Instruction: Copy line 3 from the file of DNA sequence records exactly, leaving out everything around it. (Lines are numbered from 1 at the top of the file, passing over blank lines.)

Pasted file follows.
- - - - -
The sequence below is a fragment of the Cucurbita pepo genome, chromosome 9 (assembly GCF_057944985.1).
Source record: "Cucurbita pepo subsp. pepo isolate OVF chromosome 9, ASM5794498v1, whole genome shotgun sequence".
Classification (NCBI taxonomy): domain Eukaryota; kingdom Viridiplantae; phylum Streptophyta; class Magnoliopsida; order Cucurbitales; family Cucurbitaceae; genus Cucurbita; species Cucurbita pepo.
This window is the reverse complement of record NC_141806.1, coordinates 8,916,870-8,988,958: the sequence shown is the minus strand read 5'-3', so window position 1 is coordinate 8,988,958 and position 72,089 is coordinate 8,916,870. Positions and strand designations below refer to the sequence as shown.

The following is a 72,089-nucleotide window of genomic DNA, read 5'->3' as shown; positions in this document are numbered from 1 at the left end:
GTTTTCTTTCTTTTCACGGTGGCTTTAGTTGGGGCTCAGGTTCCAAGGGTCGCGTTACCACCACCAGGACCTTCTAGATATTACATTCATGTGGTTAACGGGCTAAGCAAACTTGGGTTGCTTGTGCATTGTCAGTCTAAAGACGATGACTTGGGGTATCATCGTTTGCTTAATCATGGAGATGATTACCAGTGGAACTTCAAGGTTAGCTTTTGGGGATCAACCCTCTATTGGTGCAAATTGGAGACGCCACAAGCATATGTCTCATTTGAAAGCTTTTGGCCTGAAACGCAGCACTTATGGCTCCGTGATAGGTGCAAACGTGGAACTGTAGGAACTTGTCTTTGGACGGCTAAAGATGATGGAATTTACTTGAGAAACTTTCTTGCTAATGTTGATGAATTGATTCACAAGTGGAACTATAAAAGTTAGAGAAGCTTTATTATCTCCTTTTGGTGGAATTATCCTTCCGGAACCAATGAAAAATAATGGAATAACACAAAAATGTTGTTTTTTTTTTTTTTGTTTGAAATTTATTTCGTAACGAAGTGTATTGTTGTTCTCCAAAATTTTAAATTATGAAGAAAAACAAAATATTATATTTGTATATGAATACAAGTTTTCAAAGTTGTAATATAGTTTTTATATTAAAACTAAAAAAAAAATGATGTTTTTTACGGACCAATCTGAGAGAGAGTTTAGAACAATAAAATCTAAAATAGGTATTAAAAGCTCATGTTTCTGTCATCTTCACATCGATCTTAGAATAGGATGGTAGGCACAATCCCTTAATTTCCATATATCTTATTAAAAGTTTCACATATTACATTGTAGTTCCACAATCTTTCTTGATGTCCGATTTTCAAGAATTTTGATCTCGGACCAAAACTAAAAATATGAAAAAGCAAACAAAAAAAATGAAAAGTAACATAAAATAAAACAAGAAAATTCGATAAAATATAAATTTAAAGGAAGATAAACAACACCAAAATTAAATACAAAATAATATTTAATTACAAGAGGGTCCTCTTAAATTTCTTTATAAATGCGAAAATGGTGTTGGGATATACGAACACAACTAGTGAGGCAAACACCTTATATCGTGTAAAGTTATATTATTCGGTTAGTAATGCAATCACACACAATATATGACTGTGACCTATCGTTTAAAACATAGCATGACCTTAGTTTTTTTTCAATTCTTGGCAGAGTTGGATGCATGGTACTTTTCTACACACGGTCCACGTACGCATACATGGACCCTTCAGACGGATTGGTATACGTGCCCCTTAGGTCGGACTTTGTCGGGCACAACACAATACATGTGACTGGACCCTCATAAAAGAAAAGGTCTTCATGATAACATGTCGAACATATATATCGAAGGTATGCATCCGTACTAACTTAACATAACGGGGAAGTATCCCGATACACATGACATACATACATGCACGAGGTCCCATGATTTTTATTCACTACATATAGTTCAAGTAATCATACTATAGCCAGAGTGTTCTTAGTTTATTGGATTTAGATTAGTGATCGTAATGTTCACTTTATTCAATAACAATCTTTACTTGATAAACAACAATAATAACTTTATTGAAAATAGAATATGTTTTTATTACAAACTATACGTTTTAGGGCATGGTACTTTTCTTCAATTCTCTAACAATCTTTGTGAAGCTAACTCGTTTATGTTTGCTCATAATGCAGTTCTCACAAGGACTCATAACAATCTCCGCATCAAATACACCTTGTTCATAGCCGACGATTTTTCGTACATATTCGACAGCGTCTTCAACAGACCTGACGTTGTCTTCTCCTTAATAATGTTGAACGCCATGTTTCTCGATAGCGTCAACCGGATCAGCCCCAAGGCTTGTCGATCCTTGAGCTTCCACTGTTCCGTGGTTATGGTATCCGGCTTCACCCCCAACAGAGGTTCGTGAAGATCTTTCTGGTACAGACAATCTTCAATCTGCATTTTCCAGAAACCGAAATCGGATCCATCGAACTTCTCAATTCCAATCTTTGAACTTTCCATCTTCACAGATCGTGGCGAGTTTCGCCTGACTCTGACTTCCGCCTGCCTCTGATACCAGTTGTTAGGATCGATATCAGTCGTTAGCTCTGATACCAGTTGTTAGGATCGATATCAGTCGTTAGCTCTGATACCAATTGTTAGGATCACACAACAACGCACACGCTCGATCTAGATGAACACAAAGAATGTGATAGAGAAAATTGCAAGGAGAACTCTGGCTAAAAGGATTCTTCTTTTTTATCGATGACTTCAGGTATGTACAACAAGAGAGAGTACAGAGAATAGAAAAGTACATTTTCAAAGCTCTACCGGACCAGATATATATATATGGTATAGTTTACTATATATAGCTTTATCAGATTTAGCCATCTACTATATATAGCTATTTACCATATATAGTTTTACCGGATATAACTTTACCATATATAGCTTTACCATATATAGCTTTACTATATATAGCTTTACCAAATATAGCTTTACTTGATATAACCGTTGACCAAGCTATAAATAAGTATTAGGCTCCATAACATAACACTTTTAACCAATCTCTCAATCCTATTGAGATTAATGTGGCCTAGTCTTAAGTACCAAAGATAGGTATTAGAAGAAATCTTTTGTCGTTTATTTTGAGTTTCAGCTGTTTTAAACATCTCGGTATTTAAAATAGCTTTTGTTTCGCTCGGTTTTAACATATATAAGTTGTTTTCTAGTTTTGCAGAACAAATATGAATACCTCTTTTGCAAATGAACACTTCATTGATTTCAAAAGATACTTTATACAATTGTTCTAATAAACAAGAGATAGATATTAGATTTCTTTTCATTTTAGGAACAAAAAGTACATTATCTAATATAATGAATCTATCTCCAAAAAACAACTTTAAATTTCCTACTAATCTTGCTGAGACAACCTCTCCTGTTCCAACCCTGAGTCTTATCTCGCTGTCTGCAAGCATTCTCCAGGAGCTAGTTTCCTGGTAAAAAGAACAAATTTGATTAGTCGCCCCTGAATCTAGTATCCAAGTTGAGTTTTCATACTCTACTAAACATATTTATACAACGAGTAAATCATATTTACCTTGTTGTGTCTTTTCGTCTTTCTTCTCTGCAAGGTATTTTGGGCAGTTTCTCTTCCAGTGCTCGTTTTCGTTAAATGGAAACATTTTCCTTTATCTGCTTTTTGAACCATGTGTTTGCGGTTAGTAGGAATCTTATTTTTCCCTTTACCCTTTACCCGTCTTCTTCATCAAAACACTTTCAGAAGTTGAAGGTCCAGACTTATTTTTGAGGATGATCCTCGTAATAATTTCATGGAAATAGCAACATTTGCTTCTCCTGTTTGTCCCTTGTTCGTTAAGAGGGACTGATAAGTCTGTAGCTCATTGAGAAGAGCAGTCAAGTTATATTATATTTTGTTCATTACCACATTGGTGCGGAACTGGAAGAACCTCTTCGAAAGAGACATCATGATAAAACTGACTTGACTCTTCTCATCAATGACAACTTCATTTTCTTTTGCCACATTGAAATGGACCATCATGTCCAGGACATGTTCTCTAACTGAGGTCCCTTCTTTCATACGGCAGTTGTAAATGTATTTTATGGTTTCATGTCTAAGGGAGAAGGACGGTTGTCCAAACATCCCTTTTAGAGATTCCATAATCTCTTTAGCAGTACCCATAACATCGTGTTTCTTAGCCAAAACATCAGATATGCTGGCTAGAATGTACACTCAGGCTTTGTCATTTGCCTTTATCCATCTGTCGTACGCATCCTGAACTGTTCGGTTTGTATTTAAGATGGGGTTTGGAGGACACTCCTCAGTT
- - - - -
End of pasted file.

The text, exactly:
Classification (NCBI taxonomy): domain Eukaryota; kingdom Viridiplantae; phylum Streptophyta; class Magnoliopsida; order Cucurbitales; family Cucurbitaceae; genus Cucurbita; species Cucurbita pepo.